Anyway, I'm looking forward to this new experience.  I've been at GM eight years now, four interning in various groups and four fulltime in private equity.  When I first started, it came out of a high school internship.  We worked for a free lunch, and then, in the summer, I asked to be brought on as a paid intern.  I remember getting my offer--a fixed rate per day--and then calculating whether or not that offer was better than my hourly rate in the mailroom of Waterhouse, where I had worked the two previous summers.  I was 17, and I was more concerned with money in my pocket than the upside potential of working for the largest corporate pension fund in the country versus the mailroom of a brokerage firm that was being bought out by a Canadian bank.  Good thing my offer at GM was better.  I might still be in the mailroom.  :)  Point is, I could have never conceived that all this would lead to where it has brought me up to this point.

That's part of what is exciting about joining Union Square.  I have no idea where it will lead me.  Perhaps I'll move on to grad school afterwards and come back on a GP track somewhere.  Maybe I'll wind up joining a startup, or doing my own.  To some extent, my success so far has afforded me a certain amount of predictability and stability in my career relative to a lot of people my age... and I'm very lucky for that.  But now, I think its the right time for a shakeup.  I thought Stanford was going to be that shakeup, but life has an interesting way of playing bait and switch at key moments.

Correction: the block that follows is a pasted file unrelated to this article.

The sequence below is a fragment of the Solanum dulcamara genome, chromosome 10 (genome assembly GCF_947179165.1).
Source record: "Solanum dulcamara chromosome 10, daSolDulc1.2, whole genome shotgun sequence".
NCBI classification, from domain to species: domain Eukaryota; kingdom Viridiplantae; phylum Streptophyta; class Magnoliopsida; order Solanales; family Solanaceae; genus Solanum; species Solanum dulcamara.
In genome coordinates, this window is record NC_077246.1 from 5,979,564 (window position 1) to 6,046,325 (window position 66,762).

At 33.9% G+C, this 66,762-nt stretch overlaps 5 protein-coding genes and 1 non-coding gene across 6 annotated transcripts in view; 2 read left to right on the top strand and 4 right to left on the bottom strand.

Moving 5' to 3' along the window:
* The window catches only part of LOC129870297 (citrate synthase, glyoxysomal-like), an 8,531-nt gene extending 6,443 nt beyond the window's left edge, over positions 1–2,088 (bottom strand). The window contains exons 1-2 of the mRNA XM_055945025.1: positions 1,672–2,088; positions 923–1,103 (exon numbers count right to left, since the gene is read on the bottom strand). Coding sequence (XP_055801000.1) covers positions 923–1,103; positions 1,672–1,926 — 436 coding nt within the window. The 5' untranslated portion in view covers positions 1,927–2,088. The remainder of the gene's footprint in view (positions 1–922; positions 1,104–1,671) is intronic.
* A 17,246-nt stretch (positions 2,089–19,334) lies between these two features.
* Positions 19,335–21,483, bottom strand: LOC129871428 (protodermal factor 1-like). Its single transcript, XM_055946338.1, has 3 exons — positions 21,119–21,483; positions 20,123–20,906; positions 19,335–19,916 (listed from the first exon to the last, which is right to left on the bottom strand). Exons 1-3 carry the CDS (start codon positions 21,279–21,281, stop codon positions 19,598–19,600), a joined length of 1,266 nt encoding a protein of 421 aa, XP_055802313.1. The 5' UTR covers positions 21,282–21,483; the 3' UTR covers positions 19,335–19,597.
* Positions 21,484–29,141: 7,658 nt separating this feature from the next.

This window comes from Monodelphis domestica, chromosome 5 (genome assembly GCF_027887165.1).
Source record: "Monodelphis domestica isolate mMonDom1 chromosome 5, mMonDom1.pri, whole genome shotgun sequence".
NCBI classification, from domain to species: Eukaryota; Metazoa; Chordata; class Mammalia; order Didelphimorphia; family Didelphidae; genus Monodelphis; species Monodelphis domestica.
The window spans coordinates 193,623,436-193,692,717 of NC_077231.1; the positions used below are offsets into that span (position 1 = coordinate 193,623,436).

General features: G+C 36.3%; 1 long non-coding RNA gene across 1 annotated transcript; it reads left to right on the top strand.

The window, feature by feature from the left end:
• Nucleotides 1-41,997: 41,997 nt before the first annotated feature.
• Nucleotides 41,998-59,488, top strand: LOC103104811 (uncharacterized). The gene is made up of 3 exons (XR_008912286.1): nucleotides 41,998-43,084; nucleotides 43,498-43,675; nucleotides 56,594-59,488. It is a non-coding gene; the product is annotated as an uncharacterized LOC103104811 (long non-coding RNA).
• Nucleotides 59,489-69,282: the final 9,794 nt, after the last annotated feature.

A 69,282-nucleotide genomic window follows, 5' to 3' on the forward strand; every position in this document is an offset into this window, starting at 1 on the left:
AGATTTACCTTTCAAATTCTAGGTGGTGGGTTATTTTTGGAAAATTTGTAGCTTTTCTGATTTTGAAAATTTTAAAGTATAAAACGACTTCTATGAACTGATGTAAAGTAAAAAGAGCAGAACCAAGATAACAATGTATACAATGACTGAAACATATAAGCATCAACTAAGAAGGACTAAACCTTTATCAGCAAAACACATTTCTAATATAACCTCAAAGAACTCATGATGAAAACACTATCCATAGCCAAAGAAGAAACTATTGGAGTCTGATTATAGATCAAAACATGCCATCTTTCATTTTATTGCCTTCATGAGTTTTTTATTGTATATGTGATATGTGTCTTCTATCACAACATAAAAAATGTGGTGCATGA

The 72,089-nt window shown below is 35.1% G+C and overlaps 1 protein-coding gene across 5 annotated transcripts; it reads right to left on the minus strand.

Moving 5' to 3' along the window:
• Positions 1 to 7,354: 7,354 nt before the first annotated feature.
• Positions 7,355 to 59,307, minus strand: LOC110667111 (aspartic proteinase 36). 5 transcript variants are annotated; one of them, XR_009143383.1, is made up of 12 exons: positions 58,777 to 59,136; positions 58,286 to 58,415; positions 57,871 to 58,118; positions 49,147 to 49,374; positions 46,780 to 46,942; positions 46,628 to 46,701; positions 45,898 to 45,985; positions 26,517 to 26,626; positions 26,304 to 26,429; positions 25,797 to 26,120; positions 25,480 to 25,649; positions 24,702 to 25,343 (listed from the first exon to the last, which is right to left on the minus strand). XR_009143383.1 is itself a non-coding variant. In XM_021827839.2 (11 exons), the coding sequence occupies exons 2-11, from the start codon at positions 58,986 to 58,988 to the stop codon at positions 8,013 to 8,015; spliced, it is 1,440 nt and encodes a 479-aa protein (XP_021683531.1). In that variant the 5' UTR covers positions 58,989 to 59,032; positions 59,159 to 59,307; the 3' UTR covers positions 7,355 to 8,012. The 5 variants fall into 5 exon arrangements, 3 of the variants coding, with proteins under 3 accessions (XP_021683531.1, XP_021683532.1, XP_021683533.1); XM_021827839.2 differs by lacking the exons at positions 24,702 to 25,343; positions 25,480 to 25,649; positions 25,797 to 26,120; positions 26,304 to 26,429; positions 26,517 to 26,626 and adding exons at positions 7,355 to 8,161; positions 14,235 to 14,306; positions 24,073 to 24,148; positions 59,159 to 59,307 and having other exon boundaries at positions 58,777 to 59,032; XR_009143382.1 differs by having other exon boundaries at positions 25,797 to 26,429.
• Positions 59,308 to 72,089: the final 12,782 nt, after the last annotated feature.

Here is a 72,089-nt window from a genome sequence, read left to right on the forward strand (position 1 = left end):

So, on Monday, I'll start working with Brad and Fred, two people whose accumulated experience I plan to download as much as they'll let me for at least the next two years.  Am I nervous?  No, not really.  I think when you know you're making the right decision, your clarity of vision calms you.  Anxious?  VERY.  I know there will be a ton of things I want to dive into--one of the great things about a small group with a wide open mandate.  A group of LPs has given these two professionals (with a hopefully helpful contribution of support from yours truly) a mandate to go forth and make money in the second generation of the web and media convergence.  Plus, I'm anxious to prove myself, too.  I know they could have had almost anyone and I really want to make them glad they chose me--everyday that I'm there.  If this isn't a chance to do something utterly fascinating with my time, then I don't know what is.